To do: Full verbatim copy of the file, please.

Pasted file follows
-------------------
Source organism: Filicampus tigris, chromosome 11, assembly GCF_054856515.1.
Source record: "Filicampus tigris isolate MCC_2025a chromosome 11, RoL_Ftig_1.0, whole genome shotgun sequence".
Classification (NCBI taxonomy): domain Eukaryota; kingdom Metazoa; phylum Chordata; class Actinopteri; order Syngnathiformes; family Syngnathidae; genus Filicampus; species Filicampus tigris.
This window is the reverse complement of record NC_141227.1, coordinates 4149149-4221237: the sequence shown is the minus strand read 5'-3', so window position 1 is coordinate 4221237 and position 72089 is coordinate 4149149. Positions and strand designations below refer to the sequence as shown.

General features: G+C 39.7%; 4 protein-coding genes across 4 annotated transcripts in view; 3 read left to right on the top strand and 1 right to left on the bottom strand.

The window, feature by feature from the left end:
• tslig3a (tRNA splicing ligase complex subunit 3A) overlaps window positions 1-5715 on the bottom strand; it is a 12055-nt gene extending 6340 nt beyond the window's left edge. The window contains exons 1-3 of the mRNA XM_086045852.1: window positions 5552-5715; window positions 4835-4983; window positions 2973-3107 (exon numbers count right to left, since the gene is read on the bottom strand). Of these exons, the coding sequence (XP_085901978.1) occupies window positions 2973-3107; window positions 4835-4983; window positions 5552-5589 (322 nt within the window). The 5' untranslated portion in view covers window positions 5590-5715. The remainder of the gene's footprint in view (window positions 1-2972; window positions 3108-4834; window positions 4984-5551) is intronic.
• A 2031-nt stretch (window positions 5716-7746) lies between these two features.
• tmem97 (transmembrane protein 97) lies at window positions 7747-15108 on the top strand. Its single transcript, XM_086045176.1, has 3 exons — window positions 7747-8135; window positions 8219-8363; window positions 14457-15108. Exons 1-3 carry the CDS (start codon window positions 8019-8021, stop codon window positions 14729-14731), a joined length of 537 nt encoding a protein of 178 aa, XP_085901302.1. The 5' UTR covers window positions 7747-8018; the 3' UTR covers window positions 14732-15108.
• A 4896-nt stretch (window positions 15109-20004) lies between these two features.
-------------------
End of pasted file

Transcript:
Source organism: Filicampus tigris, chromosome 11, assembly GCF_054856515.1.
Source record: "Filicampus tigris isolate MCC_2025a chromosome 11, RoL_Ftig_1.0, whole genome shotgun sequence".
Classification (NCBI taxonomy): domain Eukaryota; kingdom Metazoa; phylum Chordata; class Actinopteri; order Syngnathiformes; family Syngnathidae; genus Filicampus; species Filicampus tigris.
This window is the reverse complement of record NC_141227.1, coordinates 4149149-4221237: the sequence shown is the minus strand read 5'-3', so window position 1 is coordinate 4221237 and position 72089 is coordinate 4149149. Positions and strand designations below refer to the sequence as shown.

General features: G+C 39.7%; 4 protein-coding genes across 4 annotated transcripts in view; 3 read left to right on the top strand and 1 right to left on the bottom strand.

The window, feature by feature from the left end:
• tslig3a (tRNA splicing ligase complex subunit 3A) overlaps window positions 1-5715 on the bottom strand; it is a 12055-nt gene extending 6340 nt beyond the window's left edge. The window contains exons 1-3 of the mRNA XM_086045852.1: window positions 5552-5715; window positions 4835-4983; window positions 2973-3107 (exon numbers count right to left, since the gene is read on the bottom strand). Of these exons, the coding sequence (XP_085901978.1) occupies window positions 2973-3107; window positions 4835-4983; window positions 5552-5589 (322 nt within the window). The 5' untranslated portion in view covers window positions 5590-5715. The remainder of the gene's footprint in view (window positions 1-2972; window positions 3108-4834; window positions 4984-5551) is intronic.
• A 2031-nt stretch (window positions 5716-7746) lies between these two features.
• tmem97 (transmembrane protein 97) lies at window positions 7747-15108 on the top strand. Its single transcript, XM_086045176.1, has 3 exons — window positions 7747-8135; window positions 8219-8363; window positions 14457-15108. Exons 1-3 carry the CDS (start codon window positions 8019-8021, stop codon window positions 14729-14731), a joined length of 537 nt encoding a protein of 178 aa, XP_085901302.1. The 5' UTR covers window positions 7747-8018; the 3' UTR covers window positions 14732-15108.
• A 4896-nt stretch (window positions 15109-20004) lies between these two features.